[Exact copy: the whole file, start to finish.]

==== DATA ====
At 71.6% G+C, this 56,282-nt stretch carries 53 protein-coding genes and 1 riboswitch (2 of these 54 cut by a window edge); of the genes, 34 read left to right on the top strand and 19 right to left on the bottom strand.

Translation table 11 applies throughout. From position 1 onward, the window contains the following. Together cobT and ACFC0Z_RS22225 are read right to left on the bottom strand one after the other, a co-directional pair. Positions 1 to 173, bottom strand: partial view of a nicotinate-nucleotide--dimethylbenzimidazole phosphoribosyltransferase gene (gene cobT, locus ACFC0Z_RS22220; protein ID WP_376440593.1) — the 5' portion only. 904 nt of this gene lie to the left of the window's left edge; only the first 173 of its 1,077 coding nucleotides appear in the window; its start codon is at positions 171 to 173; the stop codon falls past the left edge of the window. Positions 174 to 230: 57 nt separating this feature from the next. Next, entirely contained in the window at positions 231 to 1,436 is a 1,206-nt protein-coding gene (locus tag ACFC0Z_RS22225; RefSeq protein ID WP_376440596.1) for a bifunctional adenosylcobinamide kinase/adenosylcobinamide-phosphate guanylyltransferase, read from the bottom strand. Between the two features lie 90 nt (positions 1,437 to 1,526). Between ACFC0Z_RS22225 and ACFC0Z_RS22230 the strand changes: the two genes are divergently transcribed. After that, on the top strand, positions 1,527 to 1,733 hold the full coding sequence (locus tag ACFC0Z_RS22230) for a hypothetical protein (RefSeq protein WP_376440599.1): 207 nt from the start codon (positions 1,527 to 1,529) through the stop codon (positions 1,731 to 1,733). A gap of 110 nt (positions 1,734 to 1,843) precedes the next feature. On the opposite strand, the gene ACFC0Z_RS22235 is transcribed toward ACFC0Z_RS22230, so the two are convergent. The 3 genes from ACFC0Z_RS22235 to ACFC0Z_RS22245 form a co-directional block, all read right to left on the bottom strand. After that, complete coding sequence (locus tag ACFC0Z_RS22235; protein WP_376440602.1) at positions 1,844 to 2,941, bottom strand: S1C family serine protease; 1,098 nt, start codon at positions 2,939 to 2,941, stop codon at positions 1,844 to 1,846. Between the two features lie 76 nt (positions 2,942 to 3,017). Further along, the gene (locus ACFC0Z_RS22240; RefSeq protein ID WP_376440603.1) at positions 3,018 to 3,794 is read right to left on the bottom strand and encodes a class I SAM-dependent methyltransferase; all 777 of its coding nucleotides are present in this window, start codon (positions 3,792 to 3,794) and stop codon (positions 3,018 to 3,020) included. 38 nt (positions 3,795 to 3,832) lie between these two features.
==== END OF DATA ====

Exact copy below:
At 71.6% G+C, this 56,282-nt stretch carries 53 protein-coding genes and 1 riboswitch (2 of these 54 cut by a window edge); of the genes, 34 read left to right on the top strand and 19 right to left on the bottom strand.

Translation table 11 applies throughout. From position 1 onward, the window contains the following. Together cobT and ACFC0Z_RS22225 are read right to left on the bottom strand one after the other, a co-directional pair. Positions 1 to 173, bottom strand: partial view of a nicotinate-nucleotide--dimethylbenzimidazole phosphoribosyltransferase gene (gene cobT, locus ACFC0Z_RS22220; protein ID WP_376440593.1) — the 5' portion only. 904 nt of this gene lie to the left of the window's left edge; only the first 173 of its 1,077 coding nucleotides appear in the window; its start codon is at positions 171 to 173; the stop codon falls past the left edge of the window. Positions 174 to 230: 57 nt separating this feature from the next. Next, entirely contained in the window at positions 231 to 1,436 is a 1,206-nt protein-coding gene (locus tag ACFC0Z_RS22225; RefSeq protein ID WP_376440596.1) for a bifunctional adenosylcobinamide kinase/adenosylcobinamide-phosphate guanylyltransferase, read from the bottom strand. Between the two features lie 90 nt (positions 1,437 to 1,526). Between ACFC0Z_RS22225 and ACFC0Z_RS22230 the strand changes: the two genes are divergently transcribed. After that, on the top strand, positions 1,527 to 1,733 hold the full coding sequence (locus tag ACFC0Z_RS22230) for a hypothetical protein (RefSeq protein WP_376440599.1): 207 nt from the start codon (positions 1,527 to 1,529) through the stop codon (positions 1,731 to 1,733). A gap of 110 nt (positions 1,734 to 1,843) precedes the next feature. On the opposite strand, the gene ACFC0Z_RS22235 is transcribed toward ACFC0Z_RS22230, so the two are convergent. The 3 genes from ACFC0Z_RS22235 to ACFC0Z_RS22245 form a co-directional block, all read right to left on the bottom strand. After that, complete coding sequence (locus tag ACFC0Z_RS22235; protein WP_376440602.1) at positions 1,844 to 2,941, bottom strand: S1C family serine protease; 1,098 nt, start codon at positions 2,939 to 2,941, stop codon at positions 1,844 to 1,846. Between the two features lie 76 nt (positions 2,942 to 3,017). Further along, the gene (locus ACFC0Z_RS22240; RefSeq protein ID WP_376440603.1) at positions 3,018 to 3,794 is read right to left on the bottom strand and encodes a class I SAM-dependent methyltransferase; all 777 of its coding nucleotides are present in this window, start codon (positions 3,792 to 3,794) and stop codon (positions 3,018 to 3,020) included. 38 nt (positions 3,795 to 3,832) lie between these two features.